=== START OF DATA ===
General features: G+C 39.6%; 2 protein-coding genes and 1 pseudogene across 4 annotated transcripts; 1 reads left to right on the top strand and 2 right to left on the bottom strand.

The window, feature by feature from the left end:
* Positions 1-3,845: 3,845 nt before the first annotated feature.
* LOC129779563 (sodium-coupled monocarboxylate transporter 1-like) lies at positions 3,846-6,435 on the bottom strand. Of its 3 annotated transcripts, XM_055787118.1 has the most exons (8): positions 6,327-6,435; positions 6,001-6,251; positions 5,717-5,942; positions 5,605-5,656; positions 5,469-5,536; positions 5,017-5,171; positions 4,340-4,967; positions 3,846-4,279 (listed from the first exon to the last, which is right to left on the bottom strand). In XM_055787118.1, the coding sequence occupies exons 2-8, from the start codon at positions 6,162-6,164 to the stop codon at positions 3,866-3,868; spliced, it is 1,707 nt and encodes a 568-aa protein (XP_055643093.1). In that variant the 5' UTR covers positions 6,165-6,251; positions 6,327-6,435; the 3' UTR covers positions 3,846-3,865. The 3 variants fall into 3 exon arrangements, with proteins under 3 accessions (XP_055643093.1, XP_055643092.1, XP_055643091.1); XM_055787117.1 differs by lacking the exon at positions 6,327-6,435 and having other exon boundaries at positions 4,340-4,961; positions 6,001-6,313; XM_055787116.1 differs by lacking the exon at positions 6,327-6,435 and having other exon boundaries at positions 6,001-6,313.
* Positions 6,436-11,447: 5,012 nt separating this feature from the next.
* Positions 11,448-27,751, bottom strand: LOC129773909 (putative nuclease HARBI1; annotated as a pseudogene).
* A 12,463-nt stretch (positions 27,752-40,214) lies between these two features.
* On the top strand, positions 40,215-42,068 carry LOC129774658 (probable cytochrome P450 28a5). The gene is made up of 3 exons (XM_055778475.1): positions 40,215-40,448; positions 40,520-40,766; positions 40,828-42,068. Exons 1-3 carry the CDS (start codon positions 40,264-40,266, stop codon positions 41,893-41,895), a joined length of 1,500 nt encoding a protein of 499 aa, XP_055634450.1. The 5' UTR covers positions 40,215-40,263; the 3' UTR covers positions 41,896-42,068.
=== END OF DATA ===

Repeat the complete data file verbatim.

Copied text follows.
General features: G+C 39.6%; 2 protein-coding genes and 1 pseudogene across 4 annotated transcripts; 1 reads left to right on the top strand and 2 right to left on the bottom strand.

The window, feature by feature from the left end:
* Positions 1-3,845: 3,845 nt before the first annotated feature.
* LOC129779563 (sodium-coupled monocarboxylate transporter 1-like) lies at positions 3,846-6,435 on the bottom strand. Of its 3 annotated transcripts, XM_055787118.1 has the most exons (8): positions 6,327-6,435; positions 6,001-6,251; positions 5,717-5,942; positions 5,605-5,656; positions 5,469-5,536; positions 5,017-5,171; positions 4,340-4,967; positions 3,846-4,279 (listed from the first exon to the last, which is right to left on the bottom strand). In XM_055787118.1, the coding sequence occupies exons 2-8, from the start codon at positions 6,162-6,164 to the stop codon at positions 3,866-3,868; spliced, it is 1,707 nt and encodes a 568-aa protein (XP_055643093.1). In that variant the 5' UTR covers positions 6,165-6,251; positions 6,327-6,435; the 3' UTR covers positions 3,846-3,865. The 3 variants fall into 3 exon arrangements, with proteins under 3 accessions (XP_055643093.1, XP_055643092.1, XP_055643091.1); XM_055787117.1 differs by lacking the exon at positions 6,327-6,435 and having other exon boundaries at positions 4,340-4,961; positions 6,001-6,313; XM_055787116.1 differs by lacking the exon at positions 6,327-6,435 and having other exon boundaries at positions 6,001-6,313.
* Positions 6,436-11,447: 5,012 nt separating this feature from the next.
* Positions 11,448-27,751, bottom strand: LOC129773909 (putative nuclease HARBI1; annotated as a pseudogene).
* A 12,463-nt stretch (positions 27,752-40,214) lies between these two features.
* On the top strand, positions 40,215-42,068 carry LOC129774658 (probable cytochrome P450 28a5). The gene is made up of 3 exons (XM_055778475.1): positions 40,215-40,448; positions 40,520-40,766; positions 40,828-42,068. Exons 1-3 carry the CDS (start codon positions 40,264-40,266, stop codon positions 41,893-41,895), a joined length of 1,500 nt encoding a protein of 499 aa, XP_055634450.1. The 5' UTR covers positions 40,215-40,263; the 3' UTR covers positions 41,896-42,068.